IT’S THE WAR ON TERROR, STUPID….Noam Scheiber isn’t buying Stan Greenberg’s argument that John Kerry could have won if his economic message had been a little more compelling:

The flaw here is in believing you always get to determine what an election is going to be fundamentally about. Granted, the Bushies did a good job shifting the discussion toward security and values whenever possible. But I’m not sure they could have done it so successfully had the political landscape not been tilted that way anyway. In the same way, I doubt it would have helped Republicans to talk about security and values had the country just been through an economic stretch like the one we had between 1929 and 1932. In that case, polls might have shown voters vastly preferring Republicans on national security and values. Polls might even have shown voters to be deeply concerned about these issues. But when it came time to decide who to vote for, I doubt these issues would have had much of an effect.

This is a point that really ought to be front and center. The economy was fundamentally a wash: good enough to keep Bush from losing but bad enough to keep Kerry in the running. Kerry could have won if the economy had actually been worse, but I doubt he could have won just by talking differently about the economy that we actually had.

Ditto for the “moral values” voters: at best, Kerry might have picked up an extra point or two from these folks with a change in rhetoric, but that’s about it. (Is it worth trying to pick up those points? Sure. But it’s still just a couple of points.)

In other words, those are nits. If Democrats are going to engage in navel gazing, our gaze really ought to be directed toward the one topic we continue to avoid like the plague: becoming more credible on national security. That’s where Kerry and the Dems lost the election. Like it or not ? and I can almost hear the outrage brewing already in the comment section over the mere fact that I’m mentioning this ? fighting terrorism is the major swing issue of the day, and perceived Democratic weakness toward terrorism is likely to remain our biggest electoral albatross for quite a while.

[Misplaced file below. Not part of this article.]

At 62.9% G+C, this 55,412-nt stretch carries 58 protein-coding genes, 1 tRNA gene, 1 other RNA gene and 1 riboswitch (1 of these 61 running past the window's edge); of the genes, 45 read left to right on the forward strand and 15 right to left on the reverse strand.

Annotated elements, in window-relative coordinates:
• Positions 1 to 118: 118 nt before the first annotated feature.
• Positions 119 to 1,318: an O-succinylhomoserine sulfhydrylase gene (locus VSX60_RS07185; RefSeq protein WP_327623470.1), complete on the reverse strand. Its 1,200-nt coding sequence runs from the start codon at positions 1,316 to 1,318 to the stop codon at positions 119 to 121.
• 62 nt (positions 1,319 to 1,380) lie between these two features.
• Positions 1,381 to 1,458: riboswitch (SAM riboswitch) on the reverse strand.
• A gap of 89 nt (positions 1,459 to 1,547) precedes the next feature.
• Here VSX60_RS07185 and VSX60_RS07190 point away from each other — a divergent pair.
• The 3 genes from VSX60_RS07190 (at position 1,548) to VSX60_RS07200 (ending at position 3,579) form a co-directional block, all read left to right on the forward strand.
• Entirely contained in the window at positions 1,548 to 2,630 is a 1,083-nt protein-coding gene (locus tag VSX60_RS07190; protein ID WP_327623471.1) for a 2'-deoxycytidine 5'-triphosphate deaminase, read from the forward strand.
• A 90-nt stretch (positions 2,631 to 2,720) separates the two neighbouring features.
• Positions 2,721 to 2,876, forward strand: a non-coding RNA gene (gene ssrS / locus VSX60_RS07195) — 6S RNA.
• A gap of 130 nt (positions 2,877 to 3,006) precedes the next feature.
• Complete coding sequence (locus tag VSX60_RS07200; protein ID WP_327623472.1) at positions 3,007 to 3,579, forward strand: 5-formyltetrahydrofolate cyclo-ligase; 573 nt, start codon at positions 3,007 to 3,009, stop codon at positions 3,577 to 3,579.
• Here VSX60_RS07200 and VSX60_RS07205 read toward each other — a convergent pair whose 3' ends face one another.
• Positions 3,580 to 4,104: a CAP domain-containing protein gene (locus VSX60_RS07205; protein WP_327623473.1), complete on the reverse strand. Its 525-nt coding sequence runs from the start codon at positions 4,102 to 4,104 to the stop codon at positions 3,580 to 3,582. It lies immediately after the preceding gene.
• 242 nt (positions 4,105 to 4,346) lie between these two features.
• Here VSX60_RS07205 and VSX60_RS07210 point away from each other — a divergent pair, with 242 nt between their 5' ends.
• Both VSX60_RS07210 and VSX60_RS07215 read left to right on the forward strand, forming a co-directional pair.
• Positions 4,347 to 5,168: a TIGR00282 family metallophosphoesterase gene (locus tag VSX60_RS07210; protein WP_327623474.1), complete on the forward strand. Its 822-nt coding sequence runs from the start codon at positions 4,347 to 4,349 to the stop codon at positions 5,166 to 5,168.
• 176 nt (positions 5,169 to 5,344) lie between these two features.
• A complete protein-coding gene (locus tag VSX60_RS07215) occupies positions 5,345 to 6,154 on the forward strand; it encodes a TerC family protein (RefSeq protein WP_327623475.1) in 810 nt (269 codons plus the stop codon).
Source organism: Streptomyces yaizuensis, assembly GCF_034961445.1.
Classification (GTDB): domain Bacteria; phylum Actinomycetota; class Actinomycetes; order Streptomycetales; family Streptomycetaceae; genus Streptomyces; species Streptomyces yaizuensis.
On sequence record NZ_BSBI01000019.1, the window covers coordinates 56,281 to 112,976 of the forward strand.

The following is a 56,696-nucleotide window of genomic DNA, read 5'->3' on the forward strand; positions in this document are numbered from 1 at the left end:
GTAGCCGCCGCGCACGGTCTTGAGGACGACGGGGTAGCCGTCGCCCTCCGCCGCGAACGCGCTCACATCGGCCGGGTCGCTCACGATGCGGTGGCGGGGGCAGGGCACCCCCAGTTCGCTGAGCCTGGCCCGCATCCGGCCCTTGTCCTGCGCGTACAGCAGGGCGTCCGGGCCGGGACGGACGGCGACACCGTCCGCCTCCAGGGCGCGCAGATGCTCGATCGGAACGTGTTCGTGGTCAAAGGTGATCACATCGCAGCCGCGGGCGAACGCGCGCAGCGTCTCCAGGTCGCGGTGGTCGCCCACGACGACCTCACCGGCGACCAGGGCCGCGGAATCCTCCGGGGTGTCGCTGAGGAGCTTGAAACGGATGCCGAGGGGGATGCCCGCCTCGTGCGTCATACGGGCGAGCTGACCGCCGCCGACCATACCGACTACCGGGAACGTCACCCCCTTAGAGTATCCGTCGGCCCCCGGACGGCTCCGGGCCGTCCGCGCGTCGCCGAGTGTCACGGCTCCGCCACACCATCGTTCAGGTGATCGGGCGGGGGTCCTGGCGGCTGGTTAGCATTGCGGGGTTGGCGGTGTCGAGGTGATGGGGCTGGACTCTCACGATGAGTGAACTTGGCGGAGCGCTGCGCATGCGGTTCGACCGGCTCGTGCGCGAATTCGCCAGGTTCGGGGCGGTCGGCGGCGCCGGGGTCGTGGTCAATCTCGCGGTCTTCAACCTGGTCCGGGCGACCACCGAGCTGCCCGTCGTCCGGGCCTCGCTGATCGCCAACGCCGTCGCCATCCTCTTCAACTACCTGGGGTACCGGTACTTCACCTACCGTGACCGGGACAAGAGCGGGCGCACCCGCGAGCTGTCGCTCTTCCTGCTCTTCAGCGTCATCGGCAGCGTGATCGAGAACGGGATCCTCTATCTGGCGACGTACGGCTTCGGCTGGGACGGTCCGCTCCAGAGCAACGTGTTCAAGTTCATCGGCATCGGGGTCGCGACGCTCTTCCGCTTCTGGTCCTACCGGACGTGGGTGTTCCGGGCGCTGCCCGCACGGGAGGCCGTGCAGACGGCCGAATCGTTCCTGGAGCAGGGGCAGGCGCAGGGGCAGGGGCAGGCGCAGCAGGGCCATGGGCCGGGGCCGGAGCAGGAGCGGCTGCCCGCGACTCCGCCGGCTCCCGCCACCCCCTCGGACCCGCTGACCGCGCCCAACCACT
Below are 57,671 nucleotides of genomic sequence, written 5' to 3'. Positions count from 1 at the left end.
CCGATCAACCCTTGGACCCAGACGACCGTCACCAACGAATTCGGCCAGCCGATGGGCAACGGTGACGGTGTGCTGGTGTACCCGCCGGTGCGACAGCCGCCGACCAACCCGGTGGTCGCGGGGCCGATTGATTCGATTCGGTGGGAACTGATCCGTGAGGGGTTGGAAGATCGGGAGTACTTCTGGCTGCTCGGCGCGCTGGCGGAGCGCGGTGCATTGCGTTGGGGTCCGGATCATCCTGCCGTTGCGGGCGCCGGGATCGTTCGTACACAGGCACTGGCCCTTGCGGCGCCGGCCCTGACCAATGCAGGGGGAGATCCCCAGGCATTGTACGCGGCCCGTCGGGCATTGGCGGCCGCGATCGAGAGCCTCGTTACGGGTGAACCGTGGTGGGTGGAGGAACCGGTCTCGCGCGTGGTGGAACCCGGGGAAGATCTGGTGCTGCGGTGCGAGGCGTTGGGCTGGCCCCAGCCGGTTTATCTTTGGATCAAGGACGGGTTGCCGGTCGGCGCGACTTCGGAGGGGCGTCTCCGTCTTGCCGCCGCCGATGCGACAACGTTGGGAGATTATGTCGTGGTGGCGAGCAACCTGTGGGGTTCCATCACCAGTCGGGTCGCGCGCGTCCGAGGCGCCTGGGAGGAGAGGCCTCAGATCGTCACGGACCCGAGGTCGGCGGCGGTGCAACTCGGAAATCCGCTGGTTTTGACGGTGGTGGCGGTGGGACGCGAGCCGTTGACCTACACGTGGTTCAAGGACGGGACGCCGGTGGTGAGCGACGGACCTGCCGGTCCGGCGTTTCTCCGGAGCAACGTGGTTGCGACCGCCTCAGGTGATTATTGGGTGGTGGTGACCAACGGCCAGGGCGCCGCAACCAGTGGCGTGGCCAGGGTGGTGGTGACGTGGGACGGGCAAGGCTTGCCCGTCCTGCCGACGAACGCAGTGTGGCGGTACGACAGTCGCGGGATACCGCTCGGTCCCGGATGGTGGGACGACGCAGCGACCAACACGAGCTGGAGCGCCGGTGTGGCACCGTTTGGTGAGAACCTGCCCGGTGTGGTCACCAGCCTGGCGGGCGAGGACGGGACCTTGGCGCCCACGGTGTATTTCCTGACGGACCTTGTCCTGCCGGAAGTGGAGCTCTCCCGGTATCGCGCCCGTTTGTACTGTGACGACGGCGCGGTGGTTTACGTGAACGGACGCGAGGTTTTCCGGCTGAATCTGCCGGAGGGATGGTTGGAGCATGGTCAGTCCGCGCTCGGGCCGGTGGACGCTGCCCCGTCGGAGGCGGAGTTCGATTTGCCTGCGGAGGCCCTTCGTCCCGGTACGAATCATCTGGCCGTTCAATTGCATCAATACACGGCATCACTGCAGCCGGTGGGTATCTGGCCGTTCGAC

It’s remarkable, really, that in the last week an awful lot of commenters have seemed blithely willing to recommend that Democrats appease the Christian right on things like abortion choice and gay rights, which are core issues for liberalism. At the same time, though, they’re silent on the possibility of changing our tune on terrorism, which isn’t. John Kerry made significant inroads when he spoke plainly about hunting down terrorists and killing them, as he did in the first debate, but he was never really willing to much further than that.

Why? Why didn’t he make a bigger deal out of his plan to increase the size of the Army by 40,000 troops? Why didn’t he make a bigger deal out of his desire to get tougher with Saudi Arabia and Pakistan? Why didn’t he make a bigger deal about George Bush’s unwillingness to confront the Arab world over their continued funding of radical madrassas?

Beats me. Those were all part of Kerry’s official national security package, but you didn’t hear much about them either on the campaign trail or in the debates. But none of them require any compromise with liberal principles and all of them would have been pretty popular.

This is what we should be talking about. For a start, try reading “War Torn: Why Democrats Can’t Think Straight About National Security,” by Heather Hurlburt. It’s a couple of years old, but it still rings true.

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